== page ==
Attendances are also strikingly similar. The 2018 Super League was watched by roughly 8,500 people per week and while the Scottish Premiership average attendance was 15,000, skewed by Rangers and Celtic, whose home attendances of more than 40,000 dwarf anything in the Super League. Remove them and it drops to almost exactly 8,500. All things being equal, it can be assumed that matchday revenues are roughly even, as ticket prices are generally quite similar.
Scottish clubs’ wage spend covers a huge range, from £14k/week average wage for a Celtic player down to £798 for Hamilton Academicals. Remove Celtic and Rangers and the average is around £1300. In the Super League, where there is a salary cap linked to the amount paid in TV money, the average player is thought to earn £1250 a month. In the context of the impoverished regions in which the players play – Scotland and the north of England are notably more deprived than the Western European average – these are of course excellent wages, but not so drastically beyond the average as to separate the players from their communities completely.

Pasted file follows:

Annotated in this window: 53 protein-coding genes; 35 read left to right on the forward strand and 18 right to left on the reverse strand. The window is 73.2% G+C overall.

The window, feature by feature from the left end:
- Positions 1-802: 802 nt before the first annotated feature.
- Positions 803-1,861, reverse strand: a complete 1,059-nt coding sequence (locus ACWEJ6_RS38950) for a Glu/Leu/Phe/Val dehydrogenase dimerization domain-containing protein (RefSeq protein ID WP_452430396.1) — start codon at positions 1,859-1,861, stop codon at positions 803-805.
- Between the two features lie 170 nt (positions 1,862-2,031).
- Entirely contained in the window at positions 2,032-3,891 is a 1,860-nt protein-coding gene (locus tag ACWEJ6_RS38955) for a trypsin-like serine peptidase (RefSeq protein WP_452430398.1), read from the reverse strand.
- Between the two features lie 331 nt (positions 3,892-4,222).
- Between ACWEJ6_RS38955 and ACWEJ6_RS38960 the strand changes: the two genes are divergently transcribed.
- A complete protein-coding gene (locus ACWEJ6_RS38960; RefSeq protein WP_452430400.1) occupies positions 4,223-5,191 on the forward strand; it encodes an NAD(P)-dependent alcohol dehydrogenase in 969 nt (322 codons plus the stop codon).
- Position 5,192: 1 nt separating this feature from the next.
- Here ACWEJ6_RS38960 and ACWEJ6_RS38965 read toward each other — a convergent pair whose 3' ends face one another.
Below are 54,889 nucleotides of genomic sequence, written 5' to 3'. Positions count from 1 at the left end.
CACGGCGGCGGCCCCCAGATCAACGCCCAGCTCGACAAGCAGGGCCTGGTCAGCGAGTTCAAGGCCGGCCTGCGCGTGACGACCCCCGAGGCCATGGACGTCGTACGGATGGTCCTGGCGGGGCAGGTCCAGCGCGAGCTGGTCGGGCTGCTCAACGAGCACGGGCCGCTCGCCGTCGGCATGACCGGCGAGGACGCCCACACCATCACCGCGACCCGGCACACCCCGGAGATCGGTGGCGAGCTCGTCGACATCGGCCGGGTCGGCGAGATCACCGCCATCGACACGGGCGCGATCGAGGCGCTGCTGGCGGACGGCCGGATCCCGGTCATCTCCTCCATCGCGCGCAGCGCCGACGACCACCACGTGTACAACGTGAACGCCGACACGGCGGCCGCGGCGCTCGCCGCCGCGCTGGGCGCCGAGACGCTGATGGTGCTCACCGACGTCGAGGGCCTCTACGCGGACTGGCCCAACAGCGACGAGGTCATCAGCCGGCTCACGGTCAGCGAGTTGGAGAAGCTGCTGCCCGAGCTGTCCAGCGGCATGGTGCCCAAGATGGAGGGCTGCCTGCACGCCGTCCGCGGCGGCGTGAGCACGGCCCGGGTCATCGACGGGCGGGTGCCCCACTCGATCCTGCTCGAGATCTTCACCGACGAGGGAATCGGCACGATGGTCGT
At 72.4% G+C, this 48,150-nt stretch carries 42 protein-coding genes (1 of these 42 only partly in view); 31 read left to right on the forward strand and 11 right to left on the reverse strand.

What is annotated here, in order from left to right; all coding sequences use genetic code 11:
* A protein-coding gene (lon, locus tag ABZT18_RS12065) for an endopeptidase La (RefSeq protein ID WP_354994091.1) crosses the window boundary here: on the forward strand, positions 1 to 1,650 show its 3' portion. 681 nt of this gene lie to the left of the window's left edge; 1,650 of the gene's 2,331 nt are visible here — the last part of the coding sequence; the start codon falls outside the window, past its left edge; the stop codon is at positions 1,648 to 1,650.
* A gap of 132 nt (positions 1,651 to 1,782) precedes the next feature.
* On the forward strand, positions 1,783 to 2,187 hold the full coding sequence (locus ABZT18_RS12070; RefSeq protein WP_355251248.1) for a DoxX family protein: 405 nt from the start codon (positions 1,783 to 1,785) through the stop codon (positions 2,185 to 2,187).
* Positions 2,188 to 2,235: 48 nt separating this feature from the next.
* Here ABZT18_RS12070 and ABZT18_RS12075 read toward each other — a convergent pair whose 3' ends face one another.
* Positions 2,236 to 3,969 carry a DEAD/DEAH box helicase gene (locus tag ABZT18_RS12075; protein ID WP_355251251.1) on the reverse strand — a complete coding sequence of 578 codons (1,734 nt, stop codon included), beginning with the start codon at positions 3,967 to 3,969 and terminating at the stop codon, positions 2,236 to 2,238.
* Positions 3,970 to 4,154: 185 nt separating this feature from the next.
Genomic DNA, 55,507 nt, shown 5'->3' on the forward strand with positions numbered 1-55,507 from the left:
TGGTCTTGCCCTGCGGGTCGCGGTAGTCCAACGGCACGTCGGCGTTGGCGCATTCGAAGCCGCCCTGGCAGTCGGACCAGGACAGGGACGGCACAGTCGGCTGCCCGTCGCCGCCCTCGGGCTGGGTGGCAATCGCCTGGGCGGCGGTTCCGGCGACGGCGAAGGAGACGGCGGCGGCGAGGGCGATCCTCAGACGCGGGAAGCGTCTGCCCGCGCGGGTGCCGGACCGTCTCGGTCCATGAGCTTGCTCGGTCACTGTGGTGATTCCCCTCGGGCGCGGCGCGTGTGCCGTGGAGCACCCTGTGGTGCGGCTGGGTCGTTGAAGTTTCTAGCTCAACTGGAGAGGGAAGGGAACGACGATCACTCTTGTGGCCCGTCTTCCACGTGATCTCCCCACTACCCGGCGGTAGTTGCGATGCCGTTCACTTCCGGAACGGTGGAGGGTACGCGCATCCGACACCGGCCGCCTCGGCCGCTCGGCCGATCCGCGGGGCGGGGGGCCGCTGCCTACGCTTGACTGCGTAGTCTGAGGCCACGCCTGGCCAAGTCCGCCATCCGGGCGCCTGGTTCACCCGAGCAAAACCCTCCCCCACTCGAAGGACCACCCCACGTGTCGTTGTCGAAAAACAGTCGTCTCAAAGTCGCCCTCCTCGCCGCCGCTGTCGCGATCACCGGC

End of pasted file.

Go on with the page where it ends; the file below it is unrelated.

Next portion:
All this considered, it makes far more sense for Scottish football to use rugby league as a benchmark rather than English football. Super League is far from the paragon of sports administration – they have recently announced a complete revamp of league structure, far from the first – but there are some kernels of ideas that Scottish football could adopt.
The Super League launches regular marketing campaigns to directly target viewers outside of its home region, while also using their paymasters at Sky to tap into an audience of casual sports fans: recent commercials have included TV comedian Johnny Vegas and Olympic legends Bradley Wiggins and Alistair Brownlee to engage a wider audience.